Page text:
In a world with more than two goods: It is not possible to predict the import or export patterns of individual commodities.
However the theory can explain the general trade patterns
The theory asserts that, on average, a country will import goods with high opportunity costs and export goods with low opportunity costs , with the valuation taking place at a autarky prices Deardoff (1980)
The correlation version of the law of comparative advantage Huber
Gains of trade
Compare prices before and after autarky in Japan and the world
Narrow range of goods and prices in autarky
Autarky period 1. vs. Free trade period 2
Daniel M. Bernhofen and John C. Brown.
The law of Comparative advantages
Autarky period 2. vs. Free trade period 2. The Major differences J. Richard Huber(1971)
Compare relative commodity prices in Japan and the rest of the world before and after Japan entered world commerce.
Estimate Japan’s gain from trade.
Concluded that Japan is a classic example of a small country.
Terms of trade increased at least 350 % to meet world terms of trade.
Gains from trade: Improved technology and a 65 % increase in real nation income. Empirical findings Estimating Autarky price The aim of the paper:
Provides a direct test of the theory of Comparative advantage(Deardorff – 1980)
Brief history of Japan
No trade model Outline Daniel M. Bernhofen and John C. Brown A Direct Test of the Theory of Comparative Advantage:
The Case of Japan
In this world, there would be no trade and no gains from trade. Time periods Conditions Conditions Records from large trading houses and producers. Effects on Japan's Entry Into World Commerce After 1858 Huber vs. Berhofen and Brown Motivation Outline Methodology Estimating autarky prices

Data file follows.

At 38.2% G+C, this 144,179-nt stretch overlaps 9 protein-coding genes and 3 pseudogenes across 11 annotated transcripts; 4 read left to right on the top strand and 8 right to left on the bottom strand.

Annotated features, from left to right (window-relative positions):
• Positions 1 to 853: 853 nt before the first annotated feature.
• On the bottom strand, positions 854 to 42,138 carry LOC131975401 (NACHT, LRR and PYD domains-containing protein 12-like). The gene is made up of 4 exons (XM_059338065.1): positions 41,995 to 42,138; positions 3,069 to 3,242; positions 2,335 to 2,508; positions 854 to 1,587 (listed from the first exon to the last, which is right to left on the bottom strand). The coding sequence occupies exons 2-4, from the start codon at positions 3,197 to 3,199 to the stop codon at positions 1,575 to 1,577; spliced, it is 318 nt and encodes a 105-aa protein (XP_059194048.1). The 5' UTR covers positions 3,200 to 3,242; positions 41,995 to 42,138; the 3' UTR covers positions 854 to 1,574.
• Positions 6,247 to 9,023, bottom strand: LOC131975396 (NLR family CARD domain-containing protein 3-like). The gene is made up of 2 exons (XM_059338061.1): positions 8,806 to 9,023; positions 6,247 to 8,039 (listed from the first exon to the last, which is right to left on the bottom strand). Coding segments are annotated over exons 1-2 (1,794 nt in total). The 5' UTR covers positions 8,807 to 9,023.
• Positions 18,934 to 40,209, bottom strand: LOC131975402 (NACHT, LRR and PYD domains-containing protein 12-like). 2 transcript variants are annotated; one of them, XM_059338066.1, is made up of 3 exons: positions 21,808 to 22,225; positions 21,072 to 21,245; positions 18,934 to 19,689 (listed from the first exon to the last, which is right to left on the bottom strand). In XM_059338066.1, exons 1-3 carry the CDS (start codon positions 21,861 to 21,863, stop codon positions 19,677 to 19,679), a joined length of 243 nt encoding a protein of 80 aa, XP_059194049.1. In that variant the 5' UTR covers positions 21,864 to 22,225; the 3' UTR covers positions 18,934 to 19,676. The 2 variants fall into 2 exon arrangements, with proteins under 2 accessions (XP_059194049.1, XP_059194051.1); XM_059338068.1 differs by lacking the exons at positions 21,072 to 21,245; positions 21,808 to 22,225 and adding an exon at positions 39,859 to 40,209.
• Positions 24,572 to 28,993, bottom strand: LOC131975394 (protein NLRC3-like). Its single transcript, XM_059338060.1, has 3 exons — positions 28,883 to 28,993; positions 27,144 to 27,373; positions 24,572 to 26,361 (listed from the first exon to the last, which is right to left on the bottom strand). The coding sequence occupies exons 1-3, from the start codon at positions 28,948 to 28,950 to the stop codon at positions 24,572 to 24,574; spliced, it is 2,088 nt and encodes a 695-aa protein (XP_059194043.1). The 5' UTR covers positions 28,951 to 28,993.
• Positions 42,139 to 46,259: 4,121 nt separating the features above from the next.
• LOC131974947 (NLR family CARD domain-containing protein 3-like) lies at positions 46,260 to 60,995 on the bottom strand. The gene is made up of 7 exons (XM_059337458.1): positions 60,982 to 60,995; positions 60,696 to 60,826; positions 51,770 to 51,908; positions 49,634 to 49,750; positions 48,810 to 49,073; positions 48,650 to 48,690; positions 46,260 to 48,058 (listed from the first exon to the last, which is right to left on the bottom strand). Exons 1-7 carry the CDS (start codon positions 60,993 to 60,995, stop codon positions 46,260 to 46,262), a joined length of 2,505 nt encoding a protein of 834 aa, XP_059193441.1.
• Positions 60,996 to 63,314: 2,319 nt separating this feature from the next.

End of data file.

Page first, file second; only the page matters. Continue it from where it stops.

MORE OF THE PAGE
Law of comparative advantage
Natural experiment - Japan
Neo-Classical trade model
Conclusion Concluding remarks J. Richard Huber - Effects on Japan’s entry into World Commerce after 1858
The Major differences
Kozo Kiyota – On Testing the Law of Comparative Advantage On Testing the Law of Comparative Advantage Deardorff(1980):
The theory asserts that, on average, a country will import goods with high opportunity costs and export goods with low opportunity costs , with the valuation taking place at autarky prices.
Aim of the paper: to test the law of comparative advantage - In the case of Japan.
Japan's economic history makes it a unique case, because of the move from completely autarky to free trade.
Relaxes identical production functions and the relative endowments
In the eight investigation years the theory of the law of comparative advantage holds.
Differences from similar literature:
Gains from trade and distributional implication(Huber - 1971).
Test the law of comparative advantage with balanced and unbalanced trade(Kiyota - 2008) The shift from autarky to free trade 12 12 12 The paper reconsider the law of comparative advantage by Deardorff(1980)
Tests the theory by using net exports valued at autarky prices, but also those valued at free trade prices.
Test the theory with both balanced and unbalanced trade.
In two out of eight years the law of comparative advantage does not hold, with unbalanced trade.
They remove the last two years - The law of comparative advantage holds.